Officers Boulware, Payne and Shermetaro were conducting resource inspections at a local boat ramp in Fort Pierce. A vessel entered the boat ramp after dark without the required navigational lights being displayed. The registration numbers displayed on the boat were for an 18-foot homemade vessel. However, based on the training and experience of the officers, it was determined that the vessel was not a homemade vessel and that it was also larger than 18 feet. The Hull Identification Number (HIN) had also been removed. The officers found ghost FL numbers under the new registration numbers and drill holes on the back of the boat where the manufacturer’s label was formerly located. The operator of the vessel changed his story multiple times throughout the investigation. The operator was charged with operating a vessel without a HIN displayed. The officers also submitted a report to the local Department of Highway Safety Motor Vehicles (DHSMV) for a cancellation of the homemade title and FL numbers that were assigned to the vessel.


Investigator Patterson checked fisherman at the Belcher Canal Spillway in Ft. Pierce. While checking one group, Investigator Patterson observed three red drum inside the cooler measuring 22, 15 1/2 and 16 ½ inches. The subject stated the 22-inch red drum was caught by his son and the 15 1/2- and 16 1/2-inch red drum were caught by him. Red drum must be 18 to 27 inches to possess. Daily possession limit is one per angler. The subject was cited accordingly.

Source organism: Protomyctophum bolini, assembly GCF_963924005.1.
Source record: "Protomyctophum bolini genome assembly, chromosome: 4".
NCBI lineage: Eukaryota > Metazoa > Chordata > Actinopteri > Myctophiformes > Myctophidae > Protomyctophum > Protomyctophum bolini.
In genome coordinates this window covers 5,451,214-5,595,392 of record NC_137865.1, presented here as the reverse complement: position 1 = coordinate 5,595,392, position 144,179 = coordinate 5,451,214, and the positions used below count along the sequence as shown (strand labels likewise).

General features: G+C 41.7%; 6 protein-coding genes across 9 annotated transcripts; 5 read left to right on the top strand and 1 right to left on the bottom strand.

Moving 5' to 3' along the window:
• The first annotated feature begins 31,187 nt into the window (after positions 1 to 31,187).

Investigator Patterson and Officer Cheshire conducted boating safety and resource protection inspections at the Stan Blum Boat Ramp in Ft. Pierce. Investigator Patterson and Officer Cheshire observed a subject operating a vessel and vehicle at the boat ramp. During inspections, an undersized mutton snapper was located. The individual also displayed signs of alcohol impairment. A subsequent investigation ended with the subject being booked into the St. Lucie County Jail by Officer Cheshire on charges of BUI and operating a motor vehicle while under the influence. Once at the jail, the subject’s breath analysis registered a .158 alcohol content. Officer Cheshire also issued the subject a written warning for possession of undersized mutton snapper.






Officers Merizio, Guerin, Morrow, Carroll and Norbrothen responded to the Corbett WMA, in reference to a reported overturned vehicle with the driver trapped inside. Upon their arrival, the officers observed an overturned pickup truck in a canal, with the passenger compartment completely submerged. The caller, who had also been in the vehicle during the accident, advised that there was still a subject trapped inside. Officers Merizio and Morrow entered the canal, along with Palm Beach County Fire Rescue personnel, and began efforts to open the passenger compartment while Officer Guerin tended to the other accident victim. One subject was removed from the vehicle and transported to a local hospital but, unfortunately, did not survive. The second victim was also transported and later released.




A call for assistance went out regarding a subject that was ejected from a vessel and did not surface in the Indian River. Investigator Turner and Officer Fretwell, in addition to the St. Lucie County Sheriff’s Office Marine Units, responded to the call. Upon arrival, Investigator Turner and Officer Fretwell assisted in recovering the victim. The FWC Northeast Region is conducting the investigation into the accident.